Lucas Lenglet in Berlin

Wednesday, May 16, 2007

Monday, May 07, 2007

Arjan van Helmond

2 new shows at: http://www.ljongma.dds.nl/galerie/current.html

Sunday, May 06, 2007

Sebastian Gögel - The new hot thing from Leipzig

In Sebastian Göel´s (*1978 Thuringia, Germany) artworks, the world takes on the appearance of a confusing place full of permanent contradictions and conflicts. His particular artistic approach consists of portraying everywhere in his pictures subterranean traps, hiding-places and secrets, as well as fissures and hidden backgrounds, and of turning all dimensions topsy-turvy. A gloomy world is opened to view and shown to be inhabited by hermaphroditic beings situated somewhere between humans and animals, between both known and unknown stages of an ongoing evolution.

The views presented by Gögel invert reality into its opposite: inner worlds are turned inside out, the skin is stripped away from bodies to reveal their fleshy and formless substance, extremities are twisted and elongated, heads are inflated, eyes shifted and noses stretched excessively. The spaces are confusing pitfalls in which may be found every imaginable fear and tension. Gögel creates an exaggerated pandemonium in which all sorts of inscrutable and incomprehensible fantasies attain their artistic form. He plays a game of distortion and mirroring right up to its very limits: in many of his pictures, the artist continuously multiplies various meanings and statements.

This excessive degree of energy and expressiveness is offset again and again by works whose sobriety and purity stand in contrast to the grand pastose gesture, and in which G�gel depicts a spectrum of strained exertion on both the individual and social level, inasmuch he causes the protagonists to grow rigid within a strict hierarchy and a self-imposed discipline. He repeatedly paints and draws the embittered and contorted physiognomies of various personalities. These figures give expression to a degenerated social world in which everyone attempts to see through, to assess and to deceive everyone else. Beneath the sign of spurious respect and feigned interest, all esteem for others is surreptitiously discarded, and one�s own advantage is single-mindedly sought after.

New Show Ronald de Bloeme

Now in The Hague, The Netherlands!!

More info about Ronald de Bloeme:http://www.spielhaus-morrison.com/galerie/start.htm

Exhibition Art Amsterdam

‘Berlin – Amsterdam’ of the Rijksakademie
Each year Art Amsterdam makes space for a surprising exposition at the heart of the exhibition.This year the honour goes to the Rijksakademie, which is showing the work of ex-participants who are presently working in Berlin, including Tjebbe Beekman, Mathilde ter Heijne, Alexandra Leykauf, Mathilde Rosier, Bojan Šarčević and Marike Schuurman.The presentation consists of paintings, drawings, installations, video and photographs chosen by the Berlin-based Erika Hoffmann, a top German collector.

New Website Marike Schuurman



New Work for Art Amsterdam Tjebbe Beekman

Thursday, May 03, 2007

De beangstigende schoonheid van Tuymans

di 24/04/07

- Eigenlijk hoeft Luc Tuymans geen introductie meer. Hij is gewoonweg een van onze beste kunstenaars. Een presentatie van nieuw werk is dan ook een echt evenement. De expo is getitteld "Les revenants", letterlijk vertaald "zij die terugkomen", maar ook "spoken".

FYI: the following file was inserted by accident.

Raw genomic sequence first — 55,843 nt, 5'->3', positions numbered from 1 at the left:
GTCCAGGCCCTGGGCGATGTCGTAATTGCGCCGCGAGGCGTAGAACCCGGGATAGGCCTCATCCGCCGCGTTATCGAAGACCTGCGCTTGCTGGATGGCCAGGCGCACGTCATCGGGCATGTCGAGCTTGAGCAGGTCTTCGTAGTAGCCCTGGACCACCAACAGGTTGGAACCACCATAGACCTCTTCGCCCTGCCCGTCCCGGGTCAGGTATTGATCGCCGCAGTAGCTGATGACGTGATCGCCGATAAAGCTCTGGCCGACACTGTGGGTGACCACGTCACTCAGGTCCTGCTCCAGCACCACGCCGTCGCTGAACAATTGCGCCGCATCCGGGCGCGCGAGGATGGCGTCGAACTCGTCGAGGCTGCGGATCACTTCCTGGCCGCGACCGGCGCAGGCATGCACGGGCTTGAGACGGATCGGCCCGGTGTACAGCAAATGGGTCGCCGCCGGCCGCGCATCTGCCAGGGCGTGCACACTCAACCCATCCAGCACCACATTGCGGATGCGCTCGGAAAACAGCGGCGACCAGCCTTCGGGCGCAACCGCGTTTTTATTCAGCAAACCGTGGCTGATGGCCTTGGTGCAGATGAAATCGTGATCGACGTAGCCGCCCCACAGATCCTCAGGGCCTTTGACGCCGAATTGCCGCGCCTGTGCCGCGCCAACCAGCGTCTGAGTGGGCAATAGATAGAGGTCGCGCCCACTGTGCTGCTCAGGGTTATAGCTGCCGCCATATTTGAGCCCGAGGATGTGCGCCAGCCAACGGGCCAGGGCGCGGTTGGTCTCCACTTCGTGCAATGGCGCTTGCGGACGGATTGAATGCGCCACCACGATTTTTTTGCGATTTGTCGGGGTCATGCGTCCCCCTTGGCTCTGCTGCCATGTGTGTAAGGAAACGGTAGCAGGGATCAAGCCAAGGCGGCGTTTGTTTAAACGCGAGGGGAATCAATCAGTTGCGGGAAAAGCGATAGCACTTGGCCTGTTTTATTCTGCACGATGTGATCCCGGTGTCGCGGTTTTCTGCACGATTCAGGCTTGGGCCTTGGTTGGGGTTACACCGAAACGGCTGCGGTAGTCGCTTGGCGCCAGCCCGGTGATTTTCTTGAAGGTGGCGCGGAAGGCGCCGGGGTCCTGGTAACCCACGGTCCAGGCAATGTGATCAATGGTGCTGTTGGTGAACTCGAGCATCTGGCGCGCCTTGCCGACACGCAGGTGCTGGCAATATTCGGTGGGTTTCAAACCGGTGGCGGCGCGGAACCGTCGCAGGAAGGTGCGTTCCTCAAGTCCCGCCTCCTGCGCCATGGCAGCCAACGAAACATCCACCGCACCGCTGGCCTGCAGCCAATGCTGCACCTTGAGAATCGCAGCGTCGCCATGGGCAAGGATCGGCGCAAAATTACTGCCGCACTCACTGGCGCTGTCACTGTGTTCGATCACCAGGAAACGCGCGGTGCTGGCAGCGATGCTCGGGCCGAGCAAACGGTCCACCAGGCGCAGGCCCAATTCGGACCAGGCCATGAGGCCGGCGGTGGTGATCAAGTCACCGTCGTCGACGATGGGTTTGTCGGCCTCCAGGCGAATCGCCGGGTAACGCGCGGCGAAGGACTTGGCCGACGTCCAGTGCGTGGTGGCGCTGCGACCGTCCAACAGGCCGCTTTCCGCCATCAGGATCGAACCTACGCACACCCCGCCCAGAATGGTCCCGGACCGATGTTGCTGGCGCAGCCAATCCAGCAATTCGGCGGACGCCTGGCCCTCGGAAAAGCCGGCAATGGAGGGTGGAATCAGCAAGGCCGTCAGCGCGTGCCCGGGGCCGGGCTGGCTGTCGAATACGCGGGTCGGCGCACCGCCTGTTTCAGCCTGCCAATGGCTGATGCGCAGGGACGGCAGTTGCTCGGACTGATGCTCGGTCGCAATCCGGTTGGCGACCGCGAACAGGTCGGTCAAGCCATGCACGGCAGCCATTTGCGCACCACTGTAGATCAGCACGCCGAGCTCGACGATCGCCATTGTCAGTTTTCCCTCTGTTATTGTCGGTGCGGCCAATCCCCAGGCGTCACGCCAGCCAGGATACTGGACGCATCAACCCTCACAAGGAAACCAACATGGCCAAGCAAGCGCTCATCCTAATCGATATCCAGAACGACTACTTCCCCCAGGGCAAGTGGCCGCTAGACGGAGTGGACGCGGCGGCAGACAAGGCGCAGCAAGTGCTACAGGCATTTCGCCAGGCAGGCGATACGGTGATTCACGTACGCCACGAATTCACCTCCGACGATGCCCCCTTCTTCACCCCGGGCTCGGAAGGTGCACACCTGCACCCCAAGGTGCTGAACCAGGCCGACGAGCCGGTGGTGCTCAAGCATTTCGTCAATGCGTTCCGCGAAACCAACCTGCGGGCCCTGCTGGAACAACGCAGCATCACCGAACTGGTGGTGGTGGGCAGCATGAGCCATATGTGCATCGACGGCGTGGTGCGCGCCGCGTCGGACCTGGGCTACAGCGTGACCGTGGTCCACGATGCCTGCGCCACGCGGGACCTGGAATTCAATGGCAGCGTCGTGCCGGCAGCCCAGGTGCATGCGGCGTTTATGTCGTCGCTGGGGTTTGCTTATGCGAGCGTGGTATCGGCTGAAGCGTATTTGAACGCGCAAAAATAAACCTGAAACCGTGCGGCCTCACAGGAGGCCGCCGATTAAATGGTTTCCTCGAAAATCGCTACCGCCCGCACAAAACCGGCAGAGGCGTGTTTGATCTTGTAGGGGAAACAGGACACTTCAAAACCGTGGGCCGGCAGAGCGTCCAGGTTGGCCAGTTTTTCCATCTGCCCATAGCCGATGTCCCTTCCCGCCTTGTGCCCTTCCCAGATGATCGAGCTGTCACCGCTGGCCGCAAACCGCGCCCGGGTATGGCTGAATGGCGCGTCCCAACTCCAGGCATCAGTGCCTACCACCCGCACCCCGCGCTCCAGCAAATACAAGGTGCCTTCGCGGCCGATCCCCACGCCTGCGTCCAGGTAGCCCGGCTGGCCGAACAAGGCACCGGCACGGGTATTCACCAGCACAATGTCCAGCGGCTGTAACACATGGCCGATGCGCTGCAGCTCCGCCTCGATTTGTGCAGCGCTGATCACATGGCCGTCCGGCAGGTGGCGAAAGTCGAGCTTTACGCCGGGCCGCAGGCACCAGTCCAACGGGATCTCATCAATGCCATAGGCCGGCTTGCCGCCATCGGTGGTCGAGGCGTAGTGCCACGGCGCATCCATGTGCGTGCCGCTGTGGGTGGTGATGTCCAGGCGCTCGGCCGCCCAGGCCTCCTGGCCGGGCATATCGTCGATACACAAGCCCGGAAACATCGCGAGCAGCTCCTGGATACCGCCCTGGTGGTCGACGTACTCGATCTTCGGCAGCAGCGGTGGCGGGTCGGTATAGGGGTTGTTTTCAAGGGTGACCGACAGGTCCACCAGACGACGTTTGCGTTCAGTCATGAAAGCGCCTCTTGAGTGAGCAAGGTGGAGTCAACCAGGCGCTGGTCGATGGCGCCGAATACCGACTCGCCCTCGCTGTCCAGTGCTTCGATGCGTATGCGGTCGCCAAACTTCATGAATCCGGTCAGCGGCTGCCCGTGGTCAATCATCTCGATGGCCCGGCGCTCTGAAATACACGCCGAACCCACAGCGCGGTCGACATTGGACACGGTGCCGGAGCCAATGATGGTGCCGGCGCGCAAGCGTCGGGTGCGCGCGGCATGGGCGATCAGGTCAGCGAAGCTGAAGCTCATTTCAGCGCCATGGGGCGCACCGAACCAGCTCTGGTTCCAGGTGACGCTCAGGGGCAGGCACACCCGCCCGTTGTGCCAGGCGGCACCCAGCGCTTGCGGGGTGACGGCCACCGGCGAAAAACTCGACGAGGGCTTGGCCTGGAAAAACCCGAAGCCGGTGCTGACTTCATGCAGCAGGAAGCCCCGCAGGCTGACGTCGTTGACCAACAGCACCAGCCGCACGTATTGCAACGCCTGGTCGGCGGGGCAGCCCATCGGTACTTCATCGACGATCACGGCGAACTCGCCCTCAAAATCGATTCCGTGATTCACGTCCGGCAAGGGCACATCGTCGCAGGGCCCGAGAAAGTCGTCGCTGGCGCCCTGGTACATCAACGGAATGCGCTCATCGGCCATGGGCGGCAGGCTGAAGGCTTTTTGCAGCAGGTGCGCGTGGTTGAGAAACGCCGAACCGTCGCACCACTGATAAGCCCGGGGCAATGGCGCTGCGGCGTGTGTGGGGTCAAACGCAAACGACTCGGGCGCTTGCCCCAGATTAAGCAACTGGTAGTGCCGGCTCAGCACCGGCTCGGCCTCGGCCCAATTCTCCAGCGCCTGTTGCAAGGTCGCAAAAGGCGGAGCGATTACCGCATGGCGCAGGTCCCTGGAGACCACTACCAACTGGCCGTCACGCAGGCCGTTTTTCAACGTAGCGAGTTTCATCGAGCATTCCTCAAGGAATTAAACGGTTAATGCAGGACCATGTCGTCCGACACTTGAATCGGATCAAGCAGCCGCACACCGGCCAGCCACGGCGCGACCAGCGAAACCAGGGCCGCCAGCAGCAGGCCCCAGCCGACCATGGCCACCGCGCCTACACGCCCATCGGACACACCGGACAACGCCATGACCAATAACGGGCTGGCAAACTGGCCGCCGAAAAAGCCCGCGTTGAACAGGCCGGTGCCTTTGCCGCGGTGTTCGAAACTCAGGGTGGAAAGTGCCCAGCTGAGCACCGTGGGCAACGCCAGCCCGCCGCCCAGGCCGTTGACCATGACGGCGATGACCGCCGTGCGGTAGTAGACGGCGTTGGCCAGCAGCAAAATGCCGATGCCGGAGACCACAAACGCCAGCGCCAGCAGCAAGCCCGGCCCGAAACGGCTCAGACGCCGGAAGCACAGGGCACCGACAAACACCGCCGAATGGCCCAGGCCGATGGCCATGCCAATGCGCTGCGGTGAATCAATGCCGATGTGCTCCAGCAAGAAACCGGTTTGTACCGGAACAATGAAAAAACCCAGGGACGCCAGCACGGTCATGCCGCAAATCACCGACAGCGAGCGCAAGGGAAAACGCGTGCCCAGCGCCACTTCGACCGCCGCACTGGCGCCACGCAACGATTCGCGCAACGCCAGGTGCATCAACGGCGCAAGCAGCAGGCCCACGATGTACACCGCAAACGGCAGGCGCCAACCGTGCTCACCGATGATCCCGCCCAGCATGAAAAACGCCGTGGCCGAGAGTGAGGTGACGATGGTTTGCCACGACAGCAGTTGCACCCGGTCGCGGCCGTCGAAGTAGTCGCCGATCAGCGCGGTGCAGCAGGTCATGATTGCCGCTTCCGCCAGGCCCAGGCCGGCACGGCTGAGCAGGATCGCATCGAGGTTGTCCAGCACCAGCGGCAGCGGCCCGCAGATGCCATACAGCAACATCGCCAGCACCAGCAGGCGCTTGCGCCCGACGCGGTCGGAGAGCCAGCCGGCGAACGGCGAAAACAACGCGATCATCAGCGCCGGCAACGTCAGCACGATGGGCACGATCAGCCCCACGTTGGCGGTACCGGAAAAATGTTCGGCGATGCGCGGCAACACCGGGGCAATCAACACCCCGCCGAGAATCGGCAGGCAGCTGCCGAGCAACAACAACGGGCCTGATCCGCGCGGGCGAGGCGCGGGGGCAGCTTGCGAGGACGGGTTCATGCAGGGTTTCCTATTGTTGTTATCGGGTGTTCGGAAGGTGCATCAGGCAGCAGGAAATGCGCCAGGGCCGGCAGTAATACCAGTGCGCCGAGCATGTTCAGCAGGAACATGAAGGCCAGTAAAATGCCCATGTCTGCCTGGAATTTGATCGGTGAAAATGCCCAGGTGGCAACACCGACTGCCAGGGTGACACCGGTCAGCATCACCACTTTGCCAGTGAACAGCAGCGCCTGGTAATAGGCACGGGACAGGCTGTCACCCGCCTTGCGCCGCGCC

"Les revenants" verwijst naar het boek van de Franse historicus Jean Lacouture "Les jésuites".

Het eerste deel heet "Les conquérants" en beschrijft de veroveringen die zij onder het mom van het christendom en de beschaving uitvoerden.

Het tweede deel heet “Les revenants” en wijst op het feit dat de macht en de invloed van de jezuïeten nog altijd aanwezig is, zij zijn terug van nooit weg geweest.

In het woordenboek staat er bij jezuïet ook: sluw. Deze religieuze orde spreekt al jaren tot onze verbeelding door een sfeer van geheimzinnigheid en ambiguïteit.

Boze tongen gewagen zelfs van een soort loge. Het is een orde die zich aan de ene kant als humanistisch voordoet en zich beroept op het concept van de vrije wil, maar aan de andere kant blijft zitten in een star conservatisme.

De bekendste en waarschijnlijk meest omstreden activiteit van de jezuïeten is het opzetten van een netwerk van hoog kwaliteitsonderwijs.
De macht van een christelijke orde
Tuymans is geïntrigeerd door de grote impact die een jezuïetenopvoeding op het verdere leven van hun leerlingen heeft en door het feit dat een klein land als België in de greep is van een kleine elite met diezelfde opleiding.

Tuymans wil opnieuw de aandacht vestigen op de machtige jezuïeten, die terug van nooit weggeweest zijn.

“Les revenants” kadert perfect in zijn zoektocht naar het begrip macht: hij schilderde eerder de “heimat” van rechts Vlaanderen, het Belgische koloniale verleden, de terreur van het nazi-regime.

Momenteel werkt Tuymans aan een reeks over “Disneyworld”, waarin hij de macht van publiciteit en de media aan de kaak stelt.
Van miniatuur tot monumentaal werk
De expo begint met kleine, monochrome aquarellen. Het zijn vignetten die zich inspireren op de geestelijke oefeningen van Ignatius van Loyola, de stichter van de orde.

Het zijn meditaties over de zeven hoofdzonden. De schilderijen hebben grote afmetingen, met schaalvergrotingen die een overweldigende indruk maken.

De doeken ogen als een immense overbelichte foto, waarop de kleuren uitgevlakt of verhevigd zijn.

Als Tuymans het barokinterieur van een Italiaanse kerk schildert, beeldt hij die kerk af als een opengeslagen boek: de bladzijden bollen op en de vouw loopt als een barst dwars door het beeld.
"Rome" straks naar Amsterdam
“Rome” is een monumentaal schilderij van 2,3 bij 3,1 meter van het al even monumentale interieur van het Sint-Pietersbasiliek. Het gebouw is verpletterend en de aanwezige gelovige mensenmassa wordt herleid tot kleine, ongedefinieerde vlekjes.

Dit prachtige schilderij werd al aangekocht door het Stedelijke Museum van Amsterdam. Op “The deal” schudden de paus en de generaal-overste van de jezuïeten elkaar de hand na een hevige polemiek over Latijns-Amerika en pedofilie.

De schilderijen van Luc Tuymans zijn van een beangstigende schoonheid, waar er altijd een onderhuidse spanning zindert.

Die “unheimliche” sfeer is de weergave van de stille terreur die de jezuïeten nog altijd uitoefenen. Want Tuymans schildert intelligent, en sluw…als een jezuïet.
Claude Blondeel